Abortion rights groups warn of imminent crackdown if Roe v. Wade overturned

Abortion rights advocates are warning that dozens of states, particularly in the South and Midwest, are likely to enact severe restrictions and even outright bans on the procedure if the Supreme Court were to overturn Roe v. Wade.

The warning follows the court’s announcement Monday that it will review a Mississippi law that takes aim at the constitutional right to abortion first established in the court’s landmark 1973 decision.

If the justices were to sharply undercut Roe next term, advocates say, it would have a cascading effect at the state level, where anti-abortion activists have been carefully preparing for just such a contingency amid the Supreme Court’s conservative shift over recent years.  

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“The court cannot uphold this law in Mississippi without overturning Roe’s core holding,” said Nancy Northup, president of the Center for Reproductive Rights. “The stakes here are extraordinarily high.”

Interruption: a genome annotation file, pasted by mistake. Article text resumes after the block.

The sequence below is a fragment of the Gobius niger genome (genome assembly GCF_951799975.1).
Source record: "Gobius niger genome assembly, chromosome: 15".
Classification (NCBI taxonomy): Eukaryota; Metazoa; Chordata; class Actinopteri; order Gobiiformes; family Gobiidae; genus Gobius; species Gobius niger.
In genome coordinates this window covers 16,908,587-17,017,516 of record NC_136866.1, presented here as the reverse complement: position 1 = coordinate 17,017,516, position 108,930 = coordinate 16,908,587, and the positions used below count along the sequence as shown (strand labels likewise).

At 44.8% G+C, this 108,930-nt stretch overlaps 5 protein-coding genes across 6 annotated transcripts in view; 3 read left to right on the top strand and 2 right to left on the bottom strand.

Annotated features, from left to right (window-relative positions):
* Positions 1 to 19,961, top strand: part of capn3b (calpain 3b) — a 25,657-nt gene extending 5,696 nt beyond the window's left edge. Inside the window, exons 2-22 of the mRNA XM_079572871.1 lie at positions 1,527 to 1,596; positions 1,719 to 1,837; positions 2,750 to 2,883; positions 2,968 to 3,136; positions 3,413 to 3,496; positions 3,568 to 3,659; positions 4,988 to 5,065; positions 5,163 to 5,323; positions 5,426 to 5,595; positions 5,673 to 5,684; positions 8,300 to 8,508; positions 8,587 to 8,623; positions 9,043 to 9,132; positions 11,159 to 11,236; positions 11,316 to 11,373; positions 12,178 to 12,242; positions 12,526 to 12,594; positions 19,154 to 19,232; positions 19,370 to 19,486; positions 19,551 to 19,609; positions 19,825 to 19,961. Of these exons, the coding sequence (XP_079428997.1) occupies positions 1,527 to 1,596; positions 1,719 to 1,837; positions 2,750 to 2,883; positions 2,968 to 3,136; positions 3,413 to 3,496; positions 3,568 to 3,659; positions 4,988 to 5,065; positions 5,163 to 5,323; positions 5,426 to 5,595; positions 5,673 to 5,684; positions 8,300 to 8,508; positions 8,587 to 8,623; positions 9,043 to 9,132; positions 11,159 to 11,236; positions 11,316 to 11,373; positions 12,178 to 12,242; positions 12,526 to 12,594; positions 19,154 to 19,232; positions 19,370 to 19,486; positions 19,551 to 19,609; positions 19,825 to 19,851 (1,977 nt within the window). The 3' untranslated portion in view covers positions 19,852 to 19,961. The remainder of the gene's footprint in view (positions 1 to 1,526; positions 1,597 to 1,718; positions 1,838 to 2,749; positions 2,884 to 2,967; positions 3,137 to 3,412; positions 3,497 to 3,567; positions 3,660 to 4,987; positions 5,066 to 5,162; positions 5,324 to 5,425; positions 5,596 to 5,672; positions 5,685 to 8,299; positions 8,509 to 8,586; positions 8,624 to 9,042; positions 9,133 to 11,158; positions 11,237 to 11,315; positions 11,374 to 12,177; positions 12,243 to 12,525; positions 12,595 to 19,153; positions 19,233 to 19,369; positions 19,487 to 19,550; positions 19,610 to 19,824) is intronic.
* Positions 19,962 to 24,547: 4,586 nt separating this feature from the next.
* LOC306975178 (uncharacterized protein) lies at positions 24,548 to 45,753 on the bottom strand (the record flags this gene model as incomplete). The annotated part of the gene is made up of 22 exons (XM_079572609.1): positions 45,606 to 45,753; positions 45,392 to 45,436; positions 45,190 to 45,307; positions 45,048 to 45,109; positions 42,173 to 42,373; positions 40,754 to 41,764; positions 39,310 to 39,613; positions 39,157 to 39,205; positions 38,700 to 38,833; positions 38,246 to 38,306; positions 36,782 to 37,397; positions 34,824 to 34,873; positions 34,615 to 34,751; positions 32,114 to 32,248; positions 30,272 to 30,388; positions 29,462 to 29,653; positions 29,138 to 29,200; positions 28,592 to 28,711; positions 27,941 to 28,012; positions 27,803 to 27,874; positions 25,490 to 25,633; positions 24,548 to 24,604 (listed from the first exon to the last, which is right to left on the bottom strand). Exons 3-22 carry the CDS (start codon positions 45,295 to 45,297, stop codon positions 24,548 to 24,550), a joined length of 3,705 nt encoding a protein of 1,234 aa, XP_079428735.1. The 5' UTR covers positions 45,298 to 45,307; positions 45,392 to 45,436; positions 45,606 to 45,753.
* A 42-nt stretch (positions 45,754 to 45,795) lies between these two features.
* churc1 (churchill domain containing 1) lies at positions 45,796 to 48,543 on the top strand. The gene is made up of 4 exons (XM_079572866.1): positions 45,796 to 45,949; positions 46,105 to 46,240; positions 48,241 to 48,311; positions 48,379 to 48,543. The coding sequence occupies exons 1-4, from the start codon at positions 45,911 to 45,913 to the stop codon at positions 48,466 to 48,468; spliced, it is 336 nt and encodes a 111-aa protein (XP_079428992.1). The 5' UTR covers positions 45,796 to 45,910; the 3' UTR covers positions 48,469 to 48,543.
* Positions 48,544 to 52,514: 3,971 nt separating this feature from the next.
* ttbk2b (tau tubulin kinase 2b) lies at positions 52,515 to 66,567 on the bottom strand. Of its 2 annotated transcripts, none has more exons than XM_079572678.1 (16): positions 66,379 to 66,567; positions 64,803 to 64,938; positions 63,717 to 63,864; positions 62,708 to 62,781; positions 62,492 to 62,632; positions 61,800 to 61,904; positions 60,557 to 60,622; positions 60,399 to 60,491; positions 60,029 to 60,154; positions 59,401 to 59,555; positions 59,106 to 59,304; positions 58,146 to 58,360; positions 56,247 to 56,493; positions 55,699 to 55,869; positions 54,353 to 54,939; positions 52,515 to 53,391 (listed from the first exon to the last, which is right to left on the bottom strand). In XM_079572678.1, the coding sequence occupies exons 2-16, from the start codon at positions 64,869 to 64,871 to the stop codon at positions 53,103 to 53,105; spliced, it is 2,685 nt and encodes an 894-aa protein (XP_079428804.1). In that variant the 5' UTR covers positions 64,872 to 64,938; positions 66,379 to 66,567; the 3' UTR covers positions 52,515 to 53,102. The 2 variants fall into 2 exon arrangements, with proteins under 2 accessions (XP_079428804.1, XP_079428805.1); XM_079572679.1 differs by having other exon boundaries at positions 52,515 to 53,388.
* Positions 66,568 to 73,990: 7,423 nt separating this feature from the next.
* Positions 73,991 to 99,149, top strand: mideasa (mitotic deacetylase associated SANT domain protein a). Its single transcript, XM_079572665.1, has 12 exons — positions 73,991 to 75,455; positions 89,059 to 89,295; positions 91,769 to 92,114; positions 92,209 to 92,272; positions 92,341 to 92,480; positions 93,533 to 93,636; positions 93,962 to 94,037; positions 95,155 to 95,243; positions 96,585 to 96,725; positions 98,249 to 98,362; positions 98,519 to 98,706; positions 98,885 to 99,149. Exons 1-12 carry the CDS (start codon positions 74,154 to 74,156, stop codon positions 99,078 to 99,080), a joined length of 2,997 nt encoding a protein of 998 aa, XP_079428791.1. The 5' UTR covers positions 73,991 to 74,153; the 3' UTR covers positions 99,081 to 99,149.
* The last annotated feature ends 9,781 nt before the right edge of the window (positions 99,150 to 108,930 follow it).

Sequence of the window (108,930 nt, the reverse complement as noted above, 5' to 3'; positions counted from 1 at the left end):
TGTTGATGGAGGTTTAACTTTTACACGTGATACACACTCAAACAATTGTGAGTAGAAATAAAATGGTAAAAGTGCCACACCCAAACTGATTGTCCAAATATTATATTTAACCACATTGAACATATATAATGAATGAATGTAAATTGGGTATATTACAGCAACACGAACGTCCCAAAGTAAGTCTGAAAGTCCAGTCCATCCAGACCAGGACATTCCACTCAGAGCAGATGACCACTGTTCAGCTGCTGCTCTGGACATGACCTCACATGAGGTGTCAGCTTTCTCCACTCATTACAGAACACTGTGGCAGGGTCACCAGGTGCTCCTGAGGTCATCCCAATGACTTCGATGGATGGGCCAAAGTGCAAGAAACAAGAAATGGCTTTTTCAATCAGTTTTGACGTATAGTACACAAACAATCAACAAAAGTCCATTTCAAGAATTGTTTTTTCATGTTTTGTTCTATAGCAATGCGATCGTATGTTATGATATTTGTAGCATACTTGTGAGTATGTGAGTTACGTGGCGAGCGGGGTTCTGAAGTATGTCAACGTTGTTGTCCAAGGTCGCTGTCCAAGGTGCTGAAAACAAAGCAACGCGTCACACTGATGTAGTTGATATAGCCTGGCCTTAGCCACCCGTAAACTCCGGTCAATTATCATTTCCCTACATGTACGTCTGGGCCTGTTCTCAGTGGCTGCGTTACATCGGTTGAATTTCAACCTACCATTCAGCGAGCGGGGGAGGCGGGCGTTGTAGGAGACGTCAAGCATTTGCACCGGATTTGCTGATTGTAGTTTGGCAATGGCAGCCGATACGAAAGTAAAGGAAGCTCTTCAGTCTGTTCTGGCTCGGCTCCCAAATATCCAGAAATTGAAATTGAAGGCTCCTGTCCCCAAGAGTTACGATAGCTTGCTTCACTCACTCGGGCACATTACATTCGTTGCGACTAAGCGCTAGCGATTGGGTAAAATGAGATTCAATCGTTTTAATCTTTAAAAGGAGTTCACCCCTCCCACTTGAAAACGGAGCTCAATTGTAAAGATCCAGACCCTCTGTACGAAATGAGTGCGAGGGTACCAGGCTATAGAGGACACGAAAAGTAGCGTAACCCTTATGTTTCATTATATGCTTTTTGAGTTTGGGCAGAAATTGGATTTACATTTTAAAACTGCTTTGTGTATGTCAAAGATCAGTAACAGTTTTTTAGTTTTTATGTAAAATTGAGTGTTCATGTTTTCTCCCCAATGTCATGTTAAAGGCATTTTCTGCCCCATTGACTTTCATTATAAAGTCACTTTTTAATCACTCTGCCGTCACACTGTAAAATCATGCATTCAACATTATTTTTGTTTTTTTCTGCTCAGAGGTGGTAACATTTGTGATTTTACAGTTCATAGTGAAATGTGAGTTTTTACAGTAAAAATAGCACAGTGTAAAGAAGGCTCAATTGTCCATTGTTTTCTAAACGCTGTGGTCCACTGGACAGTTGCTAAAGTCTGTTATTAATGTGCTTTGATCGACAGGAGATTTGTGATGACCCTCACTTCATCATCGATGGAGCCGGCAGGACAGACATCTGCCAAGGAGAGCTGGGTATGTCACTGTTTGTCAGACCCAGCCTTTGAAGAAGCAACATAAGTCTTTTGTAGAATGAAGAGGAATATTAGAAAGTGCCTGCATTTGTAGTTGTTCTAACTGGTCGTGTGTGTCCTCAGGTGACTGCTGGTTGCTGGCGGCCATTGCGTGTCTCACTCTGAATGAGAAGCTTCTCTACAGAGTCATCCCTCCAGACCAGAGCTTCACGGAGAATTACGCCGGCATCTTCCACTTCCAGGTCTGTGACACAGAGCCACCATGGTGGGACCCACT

The Mississippi law at issue bans abortions after 15 weeks, with only narrow exceptions. Supreme Court precedent prohibits states from banning abortion before fetal viability, which occurs around 24 weeks.

The Mississippi restriction, passed in 2018, is just one of hundreds of abortion measure state legislatures passed in recent years, many with the explicit goal of overturning Roe v. Wade. In 2021 alone, lawmakers in 46 states introduced more than 500 abortion restrictions, according to the Guttmacher Institute. Of those, more than 60 measures have been enacted.